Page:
Vitamin D Deficiency: Symptoms, Causes, Supplements, Foods

Vitamin D Deficiency: Symptoms, Causes, Supplements, Foods

T
Team BFHL
May 25, 20217 mins read

Key Takeaways

  • The recommended daily intake of vitamin D is 800 IU per day
  • Vitamin D can be supplemented with natural as well as fortified food sources
  • Take oral supplements or intramuscular injection for low levels of vitamin D

Wonder why you feel happy and content when your face is awash in that gentle morning sunshine? Alternatively, do gloomy, cloudy days get you down? It’s no wonder really—this is because vitamin D, also known as the ‘sunshine vitamin’, is produced in your skin in response to sunlight. Vitamin D is a fat-soluble vitamin and includes vitamins D-1, D-2, and D-3. It offers tons of benefits for your body including uplifting your overall mood and feeling of well-being. :et us understand the benefits, signs & symptoms of Vitamin D deficiency.

What is Vitamin D?

Vitamin D is important as it helps in calcium and phosphorous regulation in your body. This vitamin is required for improving your bone density. As the D vitamin is required for various body functions, vitamin D deficiency can affect your muscles and bones. It may also result in other problems like hair fall and digestion issues. Vitamin D3 deficiency symptoms occur if your body is unable to synthesize vitamin D directly from the sunlight or if you do not consume vitamin D-rich foods. This fat-soluble vitamin is present in a lot of foods, such as

  • Salmon
  • Tuna fish
  • Fortified products
  • Egg yolk

How Much is Considered Vitamin D Deficiency?

Vitamin D deficiency symptoms may develop if your body has low levels of vitamin D. Your body needs recommended amounts of vitamin D to maintain healthy bones and metabolize calcium in your body. If your vitamin D levels are between 50 and 125nmol/l, it is considered sufficient. However, if it crosses 125nmol/l, it can be harmful to your body. If vitamin D levels decrease up to 30nmol/l, you have a higher risk of vitamin D deficiency.

If you are 19 years or older, the recommended daily intake is 600 IU, which is 15mcg for both females and males. If you are aged above 70 years, you require 800 IU or 20mcg. For children and teenagers, the recommended daily intake is 600 IU or 15mcg. However, babies less than a year old require only 400 IU or 10mcg.

Symptoms of Vitamin D Deficiency

The recommended daily intake for vitamin D is approximately 400–800 international units (IU). More specifically, it is recommended that children, teens and adults up to the age of 70 get 600 IUs, while adults over the age of 70 require a minimum of 800 IUs. But we are not always able to receive these amounts naturally, which in turn leads to a vitamin D deficiency. It is very common, and in fact, it is estimated that approximately 1 billion people worldwide have low levels of the vitamin.

Signs & symptoms of vitamin D deficiency manifest in a number of ways, such as:

Low Immunity:

If you tend to get sick often, and have to deal with cold and the flu multiple times a year, a D vitamin deficiency could be the root cause for this.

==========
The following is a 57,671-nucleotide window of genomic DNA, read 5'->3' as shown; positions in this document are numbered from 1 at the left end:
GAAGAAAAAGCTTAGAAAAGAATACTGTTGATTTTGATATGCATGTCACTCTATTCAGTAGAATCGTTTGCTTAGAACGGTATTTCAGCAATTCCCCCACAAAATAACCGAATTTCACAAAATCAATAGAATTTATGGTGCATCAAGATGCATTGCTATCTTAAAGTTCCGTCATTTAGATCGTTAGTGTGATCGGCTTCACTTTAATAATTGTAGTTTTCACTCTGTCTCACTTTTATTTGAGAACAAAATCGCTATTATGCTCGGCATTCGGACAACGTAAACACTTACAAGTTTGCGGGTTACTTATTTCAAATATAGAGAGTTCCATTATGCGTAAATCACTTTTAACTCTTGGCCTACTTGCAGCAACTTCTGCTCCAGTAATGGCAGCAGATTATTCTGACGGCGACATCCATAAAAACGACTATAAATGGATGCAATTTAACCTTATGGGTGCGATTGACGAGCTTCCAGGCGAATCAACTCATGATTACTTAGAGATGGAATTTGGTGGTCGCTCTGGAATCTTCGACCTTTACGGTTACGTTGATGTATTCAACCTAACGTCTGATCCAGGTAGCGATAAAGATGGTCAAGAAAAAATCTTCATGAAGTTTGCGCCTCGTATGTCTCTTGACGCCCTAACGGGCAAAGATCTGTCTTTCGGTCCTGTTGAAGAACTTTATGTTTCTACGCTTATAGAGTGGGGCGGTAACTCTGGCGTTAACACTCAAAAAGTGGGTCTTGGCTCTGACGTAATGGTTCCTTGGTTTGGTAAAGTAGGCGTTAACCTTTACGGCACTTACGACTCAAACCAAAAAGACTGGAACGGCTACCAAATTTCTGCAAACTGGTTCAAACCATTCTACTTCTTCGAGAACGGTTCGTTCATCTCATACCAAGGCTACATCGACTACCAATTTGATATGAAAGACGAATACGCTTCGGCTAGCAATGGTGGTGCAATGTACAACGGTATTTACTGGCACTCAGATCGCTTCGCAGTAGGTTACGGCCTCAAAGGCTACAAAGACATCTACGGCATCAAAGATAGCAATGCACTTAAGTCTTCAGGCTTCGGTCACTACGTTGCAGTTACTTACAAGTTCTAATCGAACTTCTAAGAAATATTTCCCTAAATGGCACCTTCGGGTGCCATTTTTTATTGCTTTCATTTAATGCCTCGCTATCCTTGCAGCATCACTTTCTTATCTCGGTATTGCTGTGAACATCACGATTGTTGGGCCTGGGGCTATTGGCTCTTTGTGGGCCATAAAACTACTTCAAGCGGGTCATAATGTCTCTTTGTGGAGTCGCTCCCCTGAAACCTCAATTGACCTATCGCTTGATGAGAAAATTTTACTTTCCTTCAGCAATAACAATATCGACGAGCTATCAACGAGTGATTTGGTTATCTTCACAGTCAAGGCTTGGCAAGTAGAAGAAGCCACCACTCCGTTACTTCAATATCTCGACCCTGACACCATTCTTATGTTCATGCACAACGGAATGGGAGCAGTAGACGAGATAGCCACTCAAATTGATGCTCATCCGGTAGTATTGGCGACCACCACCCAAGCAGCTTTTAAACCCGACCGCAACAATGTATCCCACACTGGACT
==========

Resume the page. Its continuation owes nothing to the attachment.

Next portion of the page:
Fatigue or Overall Tiredness:

Constantly dealing with tiredness, as well as headaches? It’s time to check your vitamin D levels as this is one of the common vitamin D3 deficiency symptoms. I In fact, studies have shown an association between vitamin D deficiency and fibromyalgia – a condition characterized by fatigue, muscle pains, and memory issues.

Aches and Pains:

If back pain or bone pains are bothering you, it could be low vitamin D levels again. Vitamin D helps with the absorption of calcium in the body, which is why when your D levels are low, this results in lower calcium levels and therefore, bone pains.

Slow Healing of Wounds:

When your wounds from an injury or surgery seem to take longer to heal, this is one of the vitamin D3 deficiency symptoms. This is because vitamin D increases the production of certain compounds that are vital for forming new skin as part of the wound-healing process.

Other Vitamin D deficiency symptoms include hair loss, hypertension, asthma, periodontal disease, recurring infections, and psoriasis. Vitamin D deficiency diseases can manifest as rickets in children (like bowing of the legs) and fragile bones or osteoporosis in the elderly.  Furthermore, if your body doesn’t get the required amount of vitamin D, you risk developing bone abnormalities such as soft bones or osteomalacia.

Also Read: Rich Sources of Vitamin C

Causes of Vitamin D Deficiency

There are a number of reasons that lead to a vitamin D deficiency. Since our body produces vitamin D as a response to sunlight, many of the causes arise from the lack of it.

  • People who stay indoors most of the time, use a lot of sunscreen, live around tall buildings that block direct sunshine, live in areas with high pollution, are mostly in cities or towns that are more prone to high rainfall are more susceptible to vitamin D3 deficiency symptoms. Due to the lack of sunlight in these conditions, your body is unable to synthesize vitamin D.
  • The causes of vitamin D deficiency also include certain medical conditions like Crohn’s disease, cystic fibrosis, and celiac disease where these conditions prevent the intestines from absorbing vitamin D taken through supplements.